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Different Types of Runs

Wanting to spice up your runs rather than running the same route, at the same pace and finishing at the same time? Mixing up your runs not only stimulates your mind but also adds a great deal of benefits to your training and stamina. Below I have listed 7 runs that can help with your running along with the benefits of doing each one.

Recovery/Easy Run - this run is usually performed at less than 60% effort. Easy runs are best served after a interval or progression run day to help the muscles recover and to practice running on tired legs from the day before.

Tempo Run - I read a source that suggested this run was a bit like an Oreo. The biscuits either side of the filling is your warm up and warm down. You then have the filling which is your tempo run. Tempo runs are performed at 70%-80% effort which should be enough to notice you breathing more but not so much that you're struggling for air. Running at tempo pace should last at least 20 minutes.

Benefits: running at tempo pace increases your threshold, improves your mental strength and your focus.

Intervals - you may have a rough idea of what intervals consist of from the name of this run. Intervals involve running 2 minutes at tempo pace with a 2-3 minute recovery jog - repeating this 4-8 times. You would usually do a warm up and warm down either side of your intervals to make sure your body is ready and to reduce stress on the muscles. I sometimes use distance as a measurement for intervals instead of time e.g. 1k at tempo and 1k at recovery. Choose whichever method works better for you.

Benefits: intervals help improve your running form, your mind-body coordination and motivation

Progression Run - as the name suggests, you start off at a natural running pace and gradually increase your pace finishing at tempo speed. I usually increase my pace on this run per km but if time works better for you then do this instead. Make sure you warm down once you've finished your tempo run to ensure your muscles can recover quicker.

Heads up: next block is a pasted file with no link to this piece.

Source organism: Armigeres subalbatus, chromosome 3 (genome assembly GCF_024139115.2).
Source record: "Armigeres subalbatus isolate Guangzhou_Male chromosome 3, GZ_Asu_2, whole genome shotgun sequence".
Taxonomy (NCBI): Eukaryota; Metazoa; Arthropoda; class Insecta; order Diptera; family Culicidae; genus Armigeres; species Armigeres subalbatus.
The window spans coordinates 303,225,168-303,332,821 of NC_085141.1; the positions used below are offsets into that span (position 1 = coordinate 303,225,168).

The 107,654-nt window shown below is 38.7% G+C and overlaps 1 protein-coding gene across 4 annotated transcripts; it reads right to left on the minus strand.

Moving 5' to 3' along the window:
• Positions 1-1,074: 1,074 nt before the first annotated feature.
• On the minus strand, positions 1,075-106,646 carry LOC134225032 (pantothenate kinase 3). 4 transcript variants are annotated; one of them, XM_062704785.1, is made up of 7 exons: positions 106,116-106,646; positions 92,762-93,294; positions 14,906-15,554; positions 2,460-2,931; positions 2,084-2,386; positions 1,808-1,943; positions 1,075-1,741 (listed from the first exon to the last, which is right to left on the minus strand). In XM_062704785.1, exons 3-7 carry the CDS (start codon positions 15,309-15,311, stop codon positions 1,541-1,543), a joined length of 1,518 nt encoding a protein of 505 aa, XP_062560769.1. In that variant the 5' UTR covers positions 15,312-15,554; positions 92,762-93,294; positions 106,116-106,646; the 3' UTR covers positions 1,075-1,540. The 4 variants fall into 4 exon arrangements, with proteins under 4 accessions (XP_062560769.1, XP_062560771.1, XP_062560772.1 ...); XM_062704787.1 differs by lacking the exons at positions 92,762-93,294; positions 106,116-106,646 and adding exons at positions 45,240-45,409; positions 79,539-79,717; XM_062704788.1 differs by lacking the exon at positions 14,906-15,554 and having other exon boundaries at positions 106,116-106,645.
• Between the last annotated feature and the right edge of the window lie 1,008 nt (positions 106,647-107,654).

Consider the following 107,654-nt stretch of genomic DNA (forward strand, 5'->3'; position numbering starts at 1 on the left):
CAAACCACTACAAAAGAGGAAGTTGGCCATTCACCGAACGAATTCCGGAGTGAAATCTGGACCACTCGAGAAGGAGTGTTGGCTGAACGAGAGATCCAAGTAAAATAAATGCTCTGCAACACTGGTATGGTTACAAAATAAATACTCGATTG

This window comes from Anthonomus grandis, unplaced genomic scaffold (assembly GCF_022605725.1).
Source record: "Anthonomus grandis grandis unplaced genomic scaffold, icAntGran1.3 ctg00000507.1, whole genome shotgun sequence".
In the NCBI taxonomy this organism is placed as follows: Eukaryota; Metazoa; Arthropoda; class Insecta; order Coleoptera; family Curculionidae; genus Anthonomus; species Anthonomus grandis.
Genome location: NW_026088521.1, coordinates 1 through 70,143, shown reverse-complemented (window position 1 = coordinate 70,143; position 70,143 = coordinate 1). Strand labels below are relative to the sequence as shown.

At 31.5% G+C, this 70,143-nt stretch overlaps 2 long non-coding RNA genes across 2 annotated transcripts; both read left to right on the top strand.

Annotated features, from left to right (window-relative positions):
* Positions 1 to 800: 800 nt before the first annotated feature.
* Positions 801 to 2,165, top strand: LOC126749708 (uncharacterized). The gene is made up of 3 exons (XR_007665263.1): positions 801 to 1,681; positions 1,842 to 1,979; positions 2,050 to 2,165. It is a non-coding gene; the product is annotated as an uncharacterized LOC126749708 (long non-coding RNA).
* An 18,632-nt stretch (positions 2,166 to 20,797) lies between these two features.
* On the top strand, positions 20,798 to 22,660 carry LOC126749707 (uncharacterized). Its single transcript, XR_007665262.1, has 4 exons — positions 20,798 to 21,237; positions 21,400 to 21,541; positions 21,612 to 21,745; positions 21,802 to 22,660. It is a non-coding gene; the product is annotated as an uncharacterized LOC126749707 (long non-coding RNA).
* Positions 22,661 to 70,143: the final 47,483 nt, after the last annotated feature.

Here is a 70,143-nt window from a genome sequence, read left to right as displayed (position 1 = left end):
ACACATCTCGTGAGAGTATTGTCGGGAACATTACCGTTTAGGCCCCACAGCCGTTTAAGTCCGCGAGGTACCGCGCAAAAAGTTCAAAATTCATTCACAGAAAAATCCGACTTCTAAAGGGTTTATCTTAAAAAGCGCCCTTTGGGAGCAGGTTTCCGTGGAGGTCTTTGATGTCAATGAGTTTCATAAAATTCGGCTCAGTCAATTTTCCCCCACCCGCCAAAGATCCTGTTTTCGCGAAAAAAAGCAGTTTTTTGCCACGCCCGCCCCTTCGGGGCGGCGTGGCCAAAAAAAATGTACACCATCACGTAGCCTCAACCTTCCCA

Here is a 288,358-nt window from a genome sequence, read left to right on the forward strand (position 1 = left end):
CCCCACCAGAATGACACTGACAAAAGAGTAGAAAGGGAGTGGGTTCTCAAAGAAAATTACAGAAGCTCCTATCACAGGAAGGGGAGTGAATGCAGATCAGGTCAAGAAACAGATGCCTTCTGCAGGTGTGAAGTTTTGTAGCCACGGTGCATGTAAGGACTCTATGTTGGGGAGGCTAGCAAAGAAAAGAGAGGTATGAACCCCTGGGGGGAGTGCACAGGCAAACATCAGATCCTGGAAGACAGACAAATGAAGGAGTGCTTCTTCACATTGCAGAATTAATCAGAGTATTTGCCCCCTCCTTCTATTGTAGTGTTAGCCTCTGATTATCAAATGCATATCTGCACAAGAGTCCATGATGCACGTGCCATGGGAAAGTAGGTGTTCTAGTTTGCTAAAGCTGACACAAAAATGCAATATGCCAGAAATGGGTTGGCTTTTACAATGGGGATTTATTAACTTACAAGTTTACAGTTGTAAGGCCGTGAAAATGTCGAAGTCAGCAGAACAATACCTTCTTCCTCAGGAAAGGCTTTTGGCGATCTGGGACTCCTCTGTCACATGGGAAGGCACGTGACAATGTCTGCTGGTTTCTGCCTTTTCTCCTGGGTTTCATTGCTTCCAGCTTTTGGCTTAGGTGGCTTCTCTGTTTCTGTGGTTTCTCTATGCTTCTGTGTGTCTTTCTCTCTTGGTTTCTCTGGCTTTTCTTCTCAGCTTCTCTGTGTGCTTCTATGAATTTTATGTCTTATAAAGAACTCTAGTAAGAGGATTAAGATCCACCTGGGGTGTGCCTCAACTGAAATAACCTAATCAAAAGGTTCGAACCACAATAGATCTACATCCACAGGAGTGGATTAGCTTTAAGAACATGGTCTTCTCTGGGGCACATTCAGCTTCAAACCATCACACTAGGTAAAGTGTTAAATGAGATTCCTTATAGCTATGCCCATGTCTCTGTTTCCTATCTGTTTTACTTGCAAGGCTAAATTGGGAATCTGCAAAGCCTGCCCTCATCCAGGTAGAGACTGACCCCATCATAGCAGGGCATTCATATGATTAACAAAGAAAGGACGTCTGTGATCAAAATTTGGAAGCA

Benefits: running gradually quicker increases your mental strength, you can practice running quicker and it increases your stamina

Long Run - this run puts all your training into practice and tests your endurance. I usually like to head out on a Sunday morning to complete my longer runs. You should be going at around 60% effort however you can use your longer runs to incorporate some intervals or progression if you would like.

Top Tip: don't increase your running length by more than 10% of your furthest distance to prevent injury and over endurance.

Fartlek - this run makes running intervals more fun. You can be creative with this run and pin point different locations or objects on your run to run to quicker or slower.

Benefits: helps to increase mind-body awareness and builds your mental strength

Hills - dependant on location but ideally you should be running uphill fast and then going back down with a steady jog. Based on my experience, I like to do 6-10 reps of running uphill for 30 seconds to a minute.

Benefits: doing this run will help build endurance, increase strength and boost speed

There we have it. 7 runs that you may or may not be already doing. I hope knowing these terms and what they consist of help and you can find time in your runs or training plan to incorporate these.

Let me know in the comments what run is your favourite to complete


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